There are considerable correlations between income, homeownership rate and housing characteristics. As income is closely linked to social status, sociologist Leonard Beeghley has made the hypothesis that "the lower the social class, then the fewer amenities built into housing." According to 2002, US Census Bureau data housing characteristics vary considerably with income. For homeowners with middle-range household incomes, ranging from $40,000 to $60,000, the median home value was $112,000, while the median size was 1,700 square feet (160 m2) and the median year of construction was 1970. A slight majority, 54% of homes occupied by owners in this group had two or more bathrooms.
Among homeowners with household incomes in the top 10%, those earning more than $120,000 a year, home values were considerably higher while houses were larger and newer. The median value for homes in this demographic was $256,000 while median square footage was 2,500 and the median year of construction was 1977. The vast majority, 80%, had two or more bathrooms. Overall, houses of those with higher incomes were larger, newer, more expensive with more amenities.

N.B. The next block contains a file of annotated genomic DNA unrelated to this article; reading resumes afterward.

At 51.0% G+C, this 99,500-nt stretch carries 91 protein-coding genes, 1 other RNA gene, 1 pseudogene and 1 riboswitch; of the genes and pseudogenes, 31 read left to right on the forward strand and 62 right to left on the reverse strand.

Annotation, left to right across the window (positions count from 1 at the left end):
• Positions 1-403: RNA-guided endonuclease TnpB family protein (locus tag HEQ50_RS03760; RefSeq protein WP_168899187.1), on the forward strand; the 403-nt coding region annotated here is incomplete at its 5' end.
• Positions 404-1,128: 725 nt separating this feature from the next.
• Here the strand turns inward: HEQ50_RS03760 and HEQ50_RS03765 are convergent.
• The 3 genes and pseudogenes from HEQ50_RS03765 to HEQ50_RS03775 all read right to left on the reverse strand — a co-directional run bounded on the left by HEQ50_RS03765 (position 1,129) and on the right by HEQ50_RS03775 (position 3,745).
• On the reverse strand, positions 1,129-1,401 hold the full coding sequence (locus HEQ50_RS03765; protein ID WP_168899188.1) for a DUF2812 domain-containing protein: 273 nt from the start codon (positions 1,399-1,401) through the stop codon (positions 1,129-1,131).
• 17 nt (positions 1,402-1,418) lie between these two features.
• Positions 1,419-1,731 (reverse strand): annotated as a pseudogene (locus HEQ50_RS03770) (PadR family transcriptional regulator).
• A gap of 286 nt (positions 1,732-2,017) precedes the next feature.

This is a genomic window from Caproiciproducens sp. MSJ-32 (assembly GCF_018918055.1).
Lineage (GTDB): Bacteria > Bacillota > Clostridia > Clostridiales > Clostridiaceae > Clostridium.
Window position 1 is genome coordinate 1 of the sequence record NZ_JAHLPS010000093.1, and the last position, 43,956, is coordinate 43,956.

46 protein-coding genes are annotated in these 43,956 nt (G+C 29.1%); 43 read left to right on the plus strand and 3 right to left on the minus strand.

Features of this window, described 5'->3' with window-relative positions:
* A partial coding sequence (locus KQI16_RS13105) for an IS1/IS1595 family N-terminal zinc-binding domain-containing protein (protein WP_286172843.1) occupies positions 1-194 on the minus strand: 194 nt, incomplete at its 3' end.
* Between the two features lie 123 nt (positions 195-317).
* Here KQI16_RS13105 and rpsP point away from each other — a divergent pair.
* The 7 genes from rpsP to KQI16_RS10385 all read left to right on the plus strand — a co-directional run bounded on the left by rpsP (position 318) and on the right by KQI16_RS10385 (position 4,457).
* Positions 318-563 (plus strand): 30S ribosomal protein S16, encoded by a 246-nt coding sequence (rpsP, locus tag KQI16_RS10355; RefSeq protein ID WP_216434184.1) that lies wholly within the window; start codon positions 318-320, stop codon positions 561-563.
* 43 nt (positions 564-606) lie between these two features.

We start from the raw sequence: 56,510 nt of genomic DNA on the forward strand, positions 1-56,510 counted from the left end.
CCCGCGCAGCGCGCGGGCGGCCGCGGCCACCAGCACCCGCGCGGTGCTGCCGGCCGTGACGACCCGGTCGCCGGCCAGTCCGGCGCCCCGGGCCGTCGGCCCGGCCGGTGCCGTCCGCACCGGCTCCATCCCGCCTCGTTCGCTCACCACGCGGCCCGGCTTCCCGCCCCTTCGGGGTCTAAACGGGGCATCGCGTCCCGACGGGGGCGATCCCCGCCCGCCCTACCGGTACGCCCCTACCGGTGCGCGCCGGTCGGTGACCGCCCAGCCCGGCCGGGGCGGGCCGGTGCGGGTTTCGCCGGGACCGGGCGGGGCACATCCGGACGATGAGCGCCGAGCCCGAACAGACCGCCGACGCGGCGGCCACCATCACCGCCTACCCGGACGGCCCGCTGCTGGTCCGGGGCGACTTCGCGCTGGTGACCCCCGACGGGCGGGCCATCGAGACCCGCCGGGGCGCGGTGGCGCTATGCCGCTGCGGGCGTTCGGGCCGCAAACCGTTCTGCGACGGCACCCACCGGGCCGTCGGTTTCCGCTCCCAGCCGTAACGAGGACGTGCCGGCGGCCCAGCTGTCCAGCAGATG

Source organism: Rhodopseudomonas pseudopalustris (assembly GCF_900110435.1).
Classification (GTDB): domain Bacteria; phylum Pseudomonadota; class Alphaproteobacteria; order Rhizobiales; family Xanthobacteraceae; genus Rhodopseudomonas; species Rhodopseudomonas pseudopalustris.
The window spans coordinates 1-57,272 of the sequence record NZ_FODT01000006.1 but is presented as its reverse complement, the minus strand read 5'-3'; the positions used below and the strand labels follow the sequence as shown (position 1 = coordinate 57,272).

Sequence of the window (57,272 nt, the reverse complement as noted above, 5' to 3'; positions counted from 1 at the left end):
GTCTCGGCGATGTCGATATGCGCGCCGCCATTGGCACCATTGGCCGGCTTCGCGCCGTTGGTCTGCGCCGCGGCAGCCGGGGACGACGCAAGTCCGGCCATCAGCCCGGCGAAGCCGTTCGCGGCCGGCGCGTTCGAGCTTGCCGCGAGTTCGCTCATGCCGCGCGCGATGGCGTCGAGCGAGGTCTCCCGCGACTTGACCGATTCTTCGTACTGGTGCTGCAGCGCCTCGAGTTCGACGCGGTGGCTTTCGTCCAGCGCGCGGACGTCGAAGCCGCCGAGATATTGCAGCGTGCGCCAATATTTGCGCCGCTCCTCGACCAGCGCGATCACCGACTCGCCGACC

Homeownership influences the political participation of individuals, with homeowners more likely to participate in local elections. Owning a home increases the likelihood of participating in local primaries by 35%. Voter turnout probability increases with the value of the home. Becoming a homeowner influences an individual's political outlook, as they are more likely to vote in ways they perceive as protecting their investment. Being a homeowner increases the likelihood of political participation by 75% when issue of zoning are decided. For national elections, homeowners are more likely than renters to participate in primaries and general elections; their turnout is about 10 points higher than renters for general elections.
For those who use private mortgages to finance homeownership, their party affiliation polarizes towards one of the two major political parties. Individuals who buy homes through Federal Housing Administration-supported mortgages are much more likely to become Democrats.
|Year||Home ownership rate|
|Home ownership rate||56%||71%||51%||55%||42%||77%||77%||85%||64%||69%||68%||82%||71%||67%|